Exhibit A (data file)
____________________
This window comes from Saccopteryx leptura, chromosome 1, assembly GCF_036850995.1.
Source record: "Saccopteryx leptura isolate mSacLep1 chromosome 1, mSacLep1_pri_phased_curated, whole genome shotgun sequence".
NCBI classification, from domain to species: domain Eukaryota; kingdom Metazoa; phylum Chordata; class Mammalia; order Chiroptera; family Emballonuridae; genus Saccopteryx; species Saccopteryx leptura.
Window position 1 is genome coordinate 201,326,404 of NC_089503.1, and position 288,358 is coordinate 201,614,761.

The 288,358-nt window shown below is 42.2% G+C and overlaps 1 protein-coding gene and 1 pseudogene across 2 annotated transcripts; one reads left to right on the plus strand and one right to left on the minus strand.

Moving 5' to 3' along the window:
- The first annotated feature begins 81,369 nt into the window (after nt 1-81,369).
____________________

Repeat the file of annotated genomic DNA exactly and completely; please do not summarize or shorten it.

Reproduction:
This window comes from Saccopteryx leptura, chromosome 1, assembly GCF_036850995.1.
Source record: "Saccopteryx leptura isolate mSacLep1 chromosome 1, mSacLep1_pri_phased_curated, whole genome shotgun sequence".
NCBI classification, from domain to species: domain Eukaryota; kingdom Metazoa; phylum Chordata; class Mammalia; order Chiroptera; family Emballonuridae; genus Saccopteryx; species Saccopteryx leptura.
Window position 1 is genome coordinate 201,326,404 of NC_089503.1, and position 288,358 is coordinate 201,614,761.

The 288,358-nt window shown below is 42.2% G+C and overlaps 1 protein-coding gene and 1 pseudogene across 2 annotated transcripts; one reads left to right on the plus strand and one right to left on the minus strand.

Moving 5' to 3' along the window:
- The first annotated feature begins 81,369 nt into the window (after nt 1-81,369).